We got back to the house and started drinking beer. Kenny told us it was his last night on Earth many times, but he appeared to be having a good time, just the same. He wanted to make a list of who got what, a will of sorts, but being the bachelor pad it was, he couldn’t find a sheet of paper to write it on.
Later in the evening, Kenny pulled out a small vial containing eighteen Valium Tens. I had no idea that he even had them and when he began taking the Valium, I really started to understand how serious he was. He was really beginning to frighten me; I was scared to death. I took them away from him and hid them in a small box I had in my purse. When he realized that they were missing from the table, he got very agitated and demanded that I give them back. I looked to James for help and he nodded for me to return them. Kenny took about five of them at once and offered some to us. James said he wanted some and Kenny went for another round of beers. As I sat trying to remember what oil induced vomiting, James quickly whispered to us to take the pills, three apiece or so, whether we ate them or not, so that Kenny would not have enough to harm himself. He returned and we each took three or four of the pills, taking the last of them. When Kenny finally got drowsy, we put him to bed.
The next morning, we had our normal routine of laughs and coffee. James and Tammy argued over something trivial. Caleb was gone and the night before seemed far away. Around 10:00 a.m., Kenny’s boss called because he had failed to show up for work yet again. She told Kenny that she wanted to help him and that she couldn’t allow him to just throw his life away. She gave him an ultimatum, either he agree to enter a rehab. program, with as much time off as he needed, and the company would pay for it, or he would be let go. He told her off in typical Kenny fashion and she fired him. He was extremely angry and very upset. A little later, the woman who had sold him the Valiums called demanding 40 dollars. Kenny didn’t have the money, had just been fired and immediately resumed his talk of suicide. I began to cry. Kenny played a Cypress Hill tape (not exactly the most calming music) and brought out a 410 rifle, loading his only bullet. I pointed out a million reasons not to kill himself, but he would not listen. I told him to take a look at my life, how I had just as many problems, if not more. He asked me to die with him.
I made fun of the day (the day after St. Patrick’s Day) telling him it was a pathetic date for a gravestone. He said, “It’s as good of day as any.”
I poked fun at the jeans he was wearing, faded black stonewash, and asked who could want to die in something so ugly? Yet, nothing I said seemed to deter him.
He wanted us to be there for him. He wanted to say good-bye. He did not want us to see him or to be upset. He asked the three of us to leave the living room. James and Tammy went into his bedroom, but I refused. I sat with him on the couch, pleading and begging him not to do it. He got tears in his eyes and begged me to leave. Again, I refused. He took a blanket and covered himself with it, putting the gun between his legs, barrel in his mouth. Hysterical by that time, I saw as he reached for the trigger. I yanked the blanket off of him and he set the gun down and looked at me, tears welling in his eyes. I will never forget what he said to me, “Death is hard and it’s going to be hard. But you’re going to get through this. You’re all going to get through this. You’re going to be okay.”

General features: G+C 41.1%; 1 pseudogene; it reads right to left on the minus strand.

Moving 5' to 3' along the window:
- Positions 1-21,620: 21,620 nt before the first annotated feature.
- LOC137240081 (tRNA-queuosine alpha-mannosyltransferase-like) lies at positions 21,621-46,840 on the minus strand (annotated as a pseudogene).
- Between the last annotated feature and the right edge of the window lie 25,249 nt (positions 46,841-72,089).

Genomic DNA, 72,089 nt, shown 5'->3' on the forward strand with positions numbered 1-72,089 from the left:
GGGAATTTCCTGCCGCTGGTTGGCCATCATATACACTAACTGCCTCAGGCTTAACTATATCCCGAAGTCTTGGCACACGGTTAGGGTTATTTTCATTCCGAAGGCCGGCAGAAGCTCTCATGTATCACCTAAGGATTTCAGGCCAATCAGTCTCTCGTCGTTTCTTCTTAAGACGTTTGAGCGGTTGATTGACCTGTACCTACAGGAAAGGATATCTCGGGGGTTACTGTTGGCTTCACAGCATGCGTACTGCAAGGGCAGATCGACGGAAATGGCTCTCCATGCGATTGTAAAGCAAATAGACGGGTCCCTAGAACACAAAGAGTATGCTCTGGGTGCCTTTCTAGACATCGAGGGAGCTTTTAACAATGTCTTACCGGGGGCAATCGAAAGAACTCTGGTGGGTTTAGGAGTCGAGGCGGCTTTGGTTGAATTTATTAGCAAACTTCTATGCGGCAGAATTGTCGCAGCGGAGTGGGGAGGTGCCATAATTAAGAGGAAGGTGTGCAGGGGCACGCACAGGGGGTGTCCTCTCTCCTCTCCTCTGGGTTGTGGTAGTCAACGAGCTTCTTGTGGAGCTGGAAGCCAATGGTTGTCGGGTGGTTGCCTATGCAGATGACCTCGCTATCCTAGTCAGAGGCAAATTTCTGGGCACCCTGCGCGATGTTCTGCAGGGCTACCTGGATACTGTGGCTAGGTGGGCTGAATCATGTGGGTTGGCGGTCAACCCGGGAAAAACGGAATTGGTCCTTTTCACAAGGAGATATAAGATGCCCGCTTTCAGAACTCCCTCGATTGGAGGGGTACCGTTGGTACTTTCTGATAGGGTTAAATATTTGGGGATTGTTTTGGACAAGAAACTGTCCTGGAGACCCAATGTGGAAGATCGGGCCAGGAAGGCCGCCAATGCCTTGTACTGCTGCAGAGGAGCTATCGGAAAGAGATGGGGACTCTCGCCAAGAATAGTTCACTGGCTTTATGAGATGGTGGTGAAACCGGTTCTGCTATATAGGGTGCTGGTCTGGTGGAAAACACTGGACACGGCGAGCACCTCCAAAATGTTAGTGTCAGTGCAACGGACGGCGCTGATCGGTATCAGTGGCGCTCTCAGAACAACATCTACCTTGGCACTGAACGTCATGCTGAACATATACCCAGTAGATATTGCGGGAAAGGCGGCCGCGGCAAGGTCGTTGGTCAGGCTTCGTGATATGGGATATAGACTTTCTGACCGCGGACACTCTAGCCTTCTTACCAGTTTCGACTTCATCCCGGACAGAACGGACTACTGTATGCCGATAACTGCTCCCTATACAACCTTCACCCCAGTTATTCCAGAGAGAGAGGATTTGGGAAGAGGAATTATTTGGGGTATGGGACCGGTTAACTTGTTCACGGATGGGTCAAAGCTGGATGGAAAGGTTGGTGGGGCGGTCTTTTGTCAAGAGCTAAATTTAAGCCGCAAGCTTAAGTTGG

He gave me a hug and walked down to his room. Tammy and James came out and I tried desperately to figure out what to do. I thought of grabbing a frying pan and hitting him as hard as I could with it. I figured that when he came to, he would be really furious, but alive and furious. I could not stop crying and James tried to comfort me. I shouted at him to do something, anything. He turned off the music. Kenny emerged from his room and pointed the gun at James, telling him to turn on the music again. James obliged and Kenny retreated back into the room.
Finally, I remembered the list. I know it seems morbid, but I just wanted time, time to think of what to do, time for him to realize how ridiculous this was. I screamed, “The list! Tell him he has to make his list first!”
Finally, after ten minutes of shouting and pleading, screaming and crying, James agreed to tell him to make the list. I was just desperate to take action, any action. Tammy waited in the living room and I followed James down the hall to Kenny’s room. James reached out and put his hand on the doorknob and we heard a loud pop. He turned the knob and opened the door. Kenny had just shot himself. He looked up, saw us and held up his hand for just a moment, before he fell to the ground. A plume of blood had formed on a large book in front of him. I remember wondering if it was my literature book and thinking it looked nothing like blood at all, but bright red nail polish. Kenneth James McFeeters died at 11:57 a.m. James shoved me out of the room and closed the door behind him, crying and choking. I fell to the ground in complete hysterics. James yelled at me not to go in the room and ran for help. I had to know Kenny was really dead and so I opened the door and crawled in. What I noticed more than anything, were Kenny’s beautiful eyes looking up at me, but not seeing me. I can still see him on the floor, blood and bits of brain splattered everywhere. I retreated, crawled out the door, feeling unable to breathe. I ran to Tammy and lost any control I had had.
I went into mild shock during the next few hours. I was unable to stop crying, even momentarily. James tried to call 911, but no one answered fast enough. He dropped the phone and ran for his parents’ house, just up the street. I remember their father riding down on a 4-wheeler at full speed. I was shaking and could do nothing but cry. His father asked over and over again if we were sure that he was dead. Their father is a big guy, looks like a biker, though he is actually a businessman. Seeing him breakdown and cry only made me cry harder.